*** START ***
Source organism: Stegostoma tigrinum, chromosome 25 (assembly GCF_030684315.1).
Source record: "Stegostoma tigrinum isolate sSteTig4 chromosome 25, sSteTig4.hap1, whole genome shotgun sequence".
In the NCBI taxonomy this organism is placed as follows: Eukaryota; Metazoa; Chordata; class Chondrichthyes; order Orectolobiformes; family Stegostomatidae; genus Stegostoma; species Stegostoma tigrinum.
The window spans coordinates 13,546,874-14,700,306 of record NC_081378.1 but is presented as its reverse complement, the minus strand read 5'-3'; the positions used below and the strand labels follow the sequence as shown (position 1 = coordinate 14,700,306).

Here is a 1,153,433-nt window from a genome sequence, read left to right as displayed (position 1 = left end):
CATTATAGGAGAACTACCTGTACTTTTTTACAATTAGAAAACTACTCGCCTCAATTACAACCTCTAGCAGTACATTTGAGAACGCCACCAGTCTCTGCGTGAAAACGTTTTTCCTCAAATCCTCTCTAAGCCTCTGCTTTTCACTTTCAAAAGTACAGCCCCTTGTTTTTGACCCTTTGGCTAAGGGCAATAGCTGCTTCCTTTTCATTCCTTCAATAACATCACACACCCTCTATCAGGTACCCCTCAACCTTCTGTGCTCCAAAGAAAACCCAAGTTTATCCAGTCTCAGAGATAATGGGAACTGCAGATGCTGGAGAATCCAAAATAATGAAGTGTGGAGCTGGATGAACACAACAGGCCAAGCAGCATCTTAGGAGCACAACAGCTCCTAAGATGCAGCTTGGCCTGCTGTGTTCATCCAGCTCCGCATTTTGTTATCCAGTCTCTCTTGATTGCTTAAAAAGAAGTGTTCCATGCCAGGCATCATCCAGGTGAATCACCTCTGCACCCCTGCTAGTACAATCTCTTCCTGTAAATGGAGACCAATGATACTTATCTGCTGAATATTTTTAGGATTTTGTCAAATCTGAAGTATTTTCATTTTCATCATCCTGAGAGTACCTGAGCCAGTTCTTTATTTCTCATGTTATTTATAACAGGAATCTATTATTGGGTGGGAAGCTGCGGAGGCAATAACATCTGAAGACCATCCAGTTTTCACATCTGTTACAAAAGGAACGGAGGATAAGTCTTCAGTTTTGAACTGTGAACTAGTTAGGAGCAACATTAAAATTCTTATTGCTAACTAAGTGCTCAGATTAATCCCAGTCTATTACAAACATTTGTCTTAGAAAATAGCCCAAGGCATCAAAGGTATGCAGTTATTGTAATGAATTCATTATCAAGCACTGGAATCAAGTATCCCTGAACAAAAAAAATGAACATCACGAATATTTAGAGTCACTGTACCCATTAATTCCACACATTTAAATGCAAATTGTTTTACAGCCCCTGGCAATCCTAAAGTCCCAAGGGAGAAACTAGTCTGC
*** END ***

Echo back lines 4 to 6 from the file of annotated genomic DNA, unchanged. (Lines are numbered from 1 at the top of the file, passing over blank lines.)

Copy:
The window spans coordinates 13,546,874-14,700,306 of record NC_081378.1 but is presented as its reverse complement, the minus strand read 5'-3'; the positions used below and the strand labels follow the sequence as shown (position 1 = coordinate 14,700,306).

Here is a 1,153,433-nt window from a genome sequence, read left to right as displayed (position 1 = left end):
CATTATAGGAGAACTACCTGTACTTTTTTACAATTAGAAAACTACTCGCCTCAATTACAACCTCTAGCAGTACATTTGAGAACGCCACCAGTCTCTGCGTGAAAACGTTTTTCCTCAAATCCTCTCTAAGCCTCTGCTTTTCACTTTCAAAAGTACAGCCCCTTGTTTTTGACCCTTTGGCTAAGGGCAATAGCTGCTTCCTTTTCATTCCTTCAATAACATCACACACCCTCTATCAGGTACCCCTCAACCTTCTGTGCTCCAAAGAAAACCCAAGTTTATCCAGTCTCAGAGATAATGGGAACTGCAGATGCTGGAGAATCCAAAATAATGAAGTGTGGAGCTGGATGAACACAACAGGCCAAGCAGCATCTTAGGAGCACAACAGCTCCTAAGATGCAGCTTGGCCTGCTGTGTTCATCCAGCTCCGCATTTTGTTATCCAGTCTCTCTTGATTGCTTAAAAAGAAGTGTTCCATGCCAGGCATCATCCAGGTGAATCACCTCTGCACCCCTGCTAGTACAATCTCTTCCTGTAAATGGAGACCAATGATACTTATCTGCTGAATATTTTTAGGATTTTGTCAAATCTGAAGTATTTTCATTTTCATCATCCTGAGAGTACCTGAGCCAGTTCTTTATTTCTCATGTTATTTATAACAGGAATCTATTATTGGGTGGGAAGCTGCGGAGGCAATAACATCTGAAGACCATCCAGTTTTCACATCTGTTACAAAAGGAACGGAGGATAAGTCTTCAGTTTTGAACTGTGAACTAGTTAGGAGCAACATTAAAATTCTTATTGCTAACTAAGTGCTCAGATTAATCCCAGTCTATTACAAACATTTGTCTTAGAAAATAGCCCAAGGCATCAAAGGTATGCAGTTATTGTAATGAATTCATTATCAAGCACTGGAATCAAGTATCCCTGAACAAAAAAAATGAACATCACGAATATTTAGAGTCACTGTACCCATTAATTCCACACATTTAAATGCAAATTGTTTTACAGCCCCTGGCAATCCTAAAGTCCCAAGGGAGAAACTAGTCTGC